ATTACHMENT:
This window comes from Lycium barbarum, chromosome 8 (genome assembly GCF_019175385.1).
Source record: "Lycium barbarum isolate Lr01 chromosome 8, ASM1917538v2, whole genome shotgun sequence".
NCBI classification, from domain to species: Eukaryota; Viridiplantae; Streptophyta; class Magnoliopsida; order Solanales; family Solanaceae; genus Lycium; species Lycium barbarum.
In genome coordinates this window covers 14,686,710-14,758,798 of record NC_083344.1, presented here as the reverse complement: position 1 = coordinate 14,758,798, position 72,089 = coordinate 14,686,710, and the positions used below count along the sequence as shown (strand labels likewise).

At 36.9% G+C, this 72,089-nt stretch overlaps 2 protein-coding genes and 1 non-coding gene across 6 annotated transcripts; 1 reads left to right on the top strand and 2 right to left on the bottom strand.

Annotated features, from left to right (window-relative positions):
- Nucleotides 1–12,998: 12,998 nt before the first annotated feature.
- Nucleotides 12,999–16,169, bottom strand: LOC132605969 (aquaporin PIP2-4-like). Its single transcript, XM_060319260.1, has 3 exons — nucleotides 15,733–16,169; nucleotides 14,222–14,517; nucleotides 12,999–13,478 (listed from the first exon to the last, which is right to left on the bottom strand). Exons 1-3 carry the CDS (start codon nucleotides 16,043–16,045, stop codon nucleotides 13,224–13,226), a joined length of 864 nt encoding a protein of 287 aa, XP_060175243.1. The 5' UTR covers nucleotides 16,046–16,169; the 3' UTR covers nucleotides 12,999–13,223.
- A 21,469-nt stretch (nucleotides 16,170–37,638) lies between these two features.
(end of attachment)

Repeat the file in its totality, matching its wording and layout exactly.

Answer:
This window comes from Lycium barbarum, chromosome 8 (genome assembly GCF_019175385.1).
Source record: "Lycium barbarum isolate Lr01 chromosome 8, ASM1917538v2, whole genome shotgun sequence".
NCBI classification, from domain to species: Eukaryota; Viridiplantae; Streptophyta; class Magnoliopsida; order Solanales; family Solanaceae; genus Lycium; species Lycium barbarum.
In genome coordinates this window covers 14,686,710-14,758,798 of record NC_083344.1, presented here as the reverse complement: position 1 = coordinate 14,758,798, position 72,089 = coordinate 14,686,710, and the positions used below count along the sequence as shown (strand labels likewise).

At 36.9% G+C, this 72,089-nt stretch overlaps 2 protein-coding genes and 1 non-coding gene across 6 annotated transcripts; 1 reads left to right on the top strand and 2 right to left on the bottom strand.

Annotated features, from left to right (window-relative positions):
- Nucleotides 1–12,998: 12,998 nt before the first annotated feature.
- Nucleotides 12,999–16,169, bottom strand: LOC132605969 (aquaporin PIP2-4-like). Its single transcript, XM_060319260.1, has 3 exons — nucleotides 15,733–16,169; nucleotides 14,222–14,517; nucleotides 12,999–13,478 (listed from the first exon to the last, which is right to left on the bottom strand). Exons 1-3 carry the CDS (start codon nucleotides 16,043–16,045, stop codon nucleotides 13,224–13,226), a joined length of 864 nt encoding a protein of 287 aa, XP_060175243.1. The 5' UTR covers nucleotides 16,046–16,169; the 3' UTR covers nucleotides 12,999–13,223.
- A 21,469-nt stretch (nucleotides 16,170–37,638) lies between these two features.